crowd - the senior citizens who were mostly taught to read, write and spell
with sensible methods. These results must necessarily reflect the younger
side of those considered "adults" for this survey. Even though they've
obviously had better lessons in self-esteem, speaking out at school board
meetings or even discussing academic progress with their child's teacher
comes under the realm of not just parenting but of "exercising the rights
and responsibilities of citizenship."
We've taught thousands of homeschoolers across this country where one
parent or the other must learn right along with their children - and,
sometimes, it is both parents who have supportive grandparents or others
who came help them. Even those who do read very often cannot write, speak,
spell, think or put their thoughts on paper with proper grammar and syntax,
punctuation, capitalization, etc. Many tell us they've never had any
grammar, that they've never heard of diagramming a sentence, parsing the
parts of speech, learning phonetics for correct spelling; they know one or
two spelling rules (perhaps) nothing about syllabication, Latin and Greek
roots, prefixes, suffixes. How then do these people argue successfully
with those in charge of the public school system.
We've taught many adult illiterates most of whom have never had any phonics
of any kind nor are they "visual" learners which has been required by
publishing houses (remember, they are into selling paper with print on it)
since the early 30's. Not being a visual learner does not mean that
there's anything more wrong with one's intellect than someone who is tone
deaf or color blind. These are neurological functions having nothing,
whatever, to do with IQ. Yet, these people have been caused to think
themselves "dumb" or "disabled" or both.
I recall one special case of a "learning disabled" adult, age 49. The son
of a physician and five siblings all of whom had advanced degrees, this man
came to us at grade one levels in reading; he could not write or spell at
all. In six weeks (in a summer spelling camp with children, ages 7 and
up), he was reading the newspaper fluently and understanding every word.
In the 4th week, he was doing so well he enrolled in a teacher training
seminar in which we were training 41 professional teachers. At the end of
the class he addressed them to tell of his experiences as an adult
illiterate. He began by saying, "This summer I have learned that letters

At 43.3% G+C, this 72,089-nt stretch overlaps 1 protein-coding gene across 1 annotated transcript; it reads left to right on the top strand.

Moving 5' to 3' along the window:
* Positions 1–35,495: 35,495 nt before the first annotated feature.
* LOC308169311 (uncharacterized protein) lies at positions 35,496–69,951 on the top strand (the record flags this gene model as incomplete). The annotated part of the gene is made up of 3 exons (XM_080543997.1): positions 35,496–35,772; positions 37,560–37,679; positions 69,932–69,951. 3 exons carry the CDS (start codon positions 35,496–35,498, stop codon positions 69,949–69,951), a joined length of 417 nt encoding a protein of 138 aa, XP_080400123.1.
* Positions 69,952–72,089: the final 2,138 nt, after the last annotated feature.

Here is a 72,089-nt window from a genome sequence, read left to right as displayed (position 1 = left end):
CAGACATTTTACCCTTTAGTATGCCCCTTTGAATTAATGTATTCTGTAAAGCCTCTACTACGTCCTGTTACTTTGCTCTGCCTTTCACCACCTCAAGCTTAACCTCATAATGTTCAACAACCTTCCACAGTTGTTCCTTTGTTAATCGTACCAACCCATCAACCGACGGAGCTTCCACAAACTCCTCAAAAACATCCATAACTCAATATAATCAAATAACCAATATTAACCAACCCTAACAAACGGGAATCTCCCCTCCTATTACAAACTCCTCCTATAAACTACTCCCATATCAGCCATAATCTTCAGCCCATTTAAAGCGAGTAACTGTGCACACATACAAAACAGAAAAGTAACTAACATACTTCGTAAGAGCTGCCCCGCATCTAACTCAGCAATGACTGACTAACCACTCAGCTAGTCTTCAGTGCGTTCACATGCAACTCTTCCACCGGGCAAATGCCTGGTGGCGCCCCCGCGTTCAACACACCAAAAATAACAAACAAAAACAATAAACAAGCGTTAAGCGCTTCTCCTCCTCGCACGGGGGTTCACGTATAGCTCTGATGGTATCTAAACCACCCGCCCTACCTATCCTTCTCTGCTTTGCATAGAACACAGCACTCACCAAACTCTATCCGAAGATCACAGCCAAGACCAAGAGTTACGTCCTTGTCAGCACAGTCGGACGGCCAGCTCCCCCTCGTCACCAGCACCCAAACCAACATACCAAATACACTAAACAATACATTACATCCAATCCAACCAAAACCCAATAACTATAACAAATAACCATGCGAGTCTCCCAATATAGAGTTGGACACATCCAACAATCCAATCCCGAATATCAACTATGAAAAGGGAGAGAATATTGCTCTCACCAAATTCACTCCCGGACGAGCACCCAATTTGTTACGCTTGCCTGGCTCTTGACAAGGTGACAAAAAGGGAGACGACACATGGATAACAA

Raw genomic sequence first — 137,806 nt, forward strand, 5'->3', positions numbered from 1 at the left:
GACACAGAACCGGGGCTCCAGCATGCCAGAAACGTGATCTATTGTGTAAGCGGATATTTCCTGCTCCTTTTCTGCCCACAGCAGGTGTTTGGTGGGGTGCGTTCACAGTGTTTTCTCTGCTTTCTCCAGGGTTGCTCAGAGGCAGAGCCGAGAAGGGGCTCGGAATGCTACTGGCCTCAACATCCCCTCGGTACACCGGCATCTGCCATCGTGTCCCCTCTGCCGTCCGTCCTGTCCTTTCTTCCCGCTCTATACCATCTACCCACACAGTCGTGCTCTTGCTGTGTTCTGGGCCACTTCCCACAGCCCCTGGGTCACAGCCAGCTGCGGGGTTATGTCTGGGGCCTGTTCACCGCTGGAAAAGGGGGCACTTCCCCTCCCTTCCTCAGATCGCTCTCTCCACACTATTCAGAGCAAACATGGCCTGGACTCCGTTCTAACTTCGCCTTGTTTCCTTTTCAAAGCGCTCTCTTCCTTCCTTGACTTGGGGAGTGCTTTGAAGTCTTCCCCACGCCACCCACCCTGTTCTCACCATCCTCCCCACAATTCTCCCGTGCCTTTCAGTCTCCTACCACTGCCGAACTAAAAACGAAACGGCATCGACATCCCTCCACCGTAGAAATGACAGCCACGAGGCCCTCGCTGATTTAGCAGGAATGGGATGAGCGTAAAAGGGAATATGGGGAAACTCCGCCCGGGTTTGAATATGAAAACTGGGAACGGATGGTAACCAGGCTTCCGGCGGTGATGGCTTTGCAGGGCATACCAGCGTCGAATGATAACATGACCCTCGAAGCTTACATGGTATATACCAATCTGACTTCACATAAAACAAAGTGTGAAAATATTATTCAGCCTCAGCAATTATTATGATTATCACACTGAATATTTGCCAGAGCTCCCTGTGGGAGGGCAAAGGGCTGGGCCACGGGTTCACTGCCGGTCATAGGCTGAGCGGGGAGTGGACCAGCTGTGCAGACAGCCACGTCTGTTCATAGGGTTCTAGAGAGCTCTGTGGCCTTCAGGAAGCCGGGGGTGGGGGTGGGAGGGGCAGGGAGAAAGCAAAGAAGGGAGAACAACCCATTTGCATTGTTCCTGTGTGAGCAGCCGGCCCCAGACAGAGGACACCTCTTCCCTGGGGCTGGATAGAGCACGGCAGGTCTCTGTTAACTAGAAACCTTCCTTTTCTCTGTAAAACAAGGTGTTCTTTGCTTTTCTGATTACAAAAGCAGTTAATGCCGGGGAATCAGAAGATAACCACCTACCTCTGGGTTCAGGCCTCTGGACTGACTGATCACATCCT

have sounds. I never knew that before."
Another 25-year-old came to our office accompanied by the janitor from his
former highschool who had befriended him because "he couldn't learn to
read." He had become handyman with his own truck and tools. His worst
problem was trying to find the addresses of the people by whom he was
employed. He couldn't read the street signs. Once he was almost arrested
because he sat at a filling station for such a long time trying to figure
out whether it said self service or not, the proprietor thought he was
"casing the joint" for a pending robbery. He still lived with his
His janitor friend always helped him follow up on any possible opportunity
to learn to read and they'd already been many places without success
including the community colleges; he had graduated from highschool as a
total non-reader. He didn't have any money to pay the tuition for the
spelling camp so we exchanged some painting and fixing chores for his fee.
He learned to read, write and spell almost immediately and, in six months
had moved from his parents home and gotten a new truck. Later, a
free-lance reporter wrote a story about him and his janitor friend; when
she tried to get the Oregonian to print it, they were interested until they
found out that Riggs had exchanged handiman work for the tuition (we are a
totally self-supporting non-profit agency and we must pay our
well-qualified teacher tutors). They said, "Well, gee, couldn't he find
someone to do it for FREE?" He'd already been to the "freebie" groups who
get all the money and press already, but they had failed to teach him (I
think they don't know about multi-sensory instruction). So much for the
We found a private tutor for another young lady, a brand-new, totally
illiterate highschool graduate, age 18, who graduated totally unable to
read her own diploma. She learned 54 (of the 70) Orton phonograms in the
first 3 hour session and was reading at 6th grade levels in a few weeks.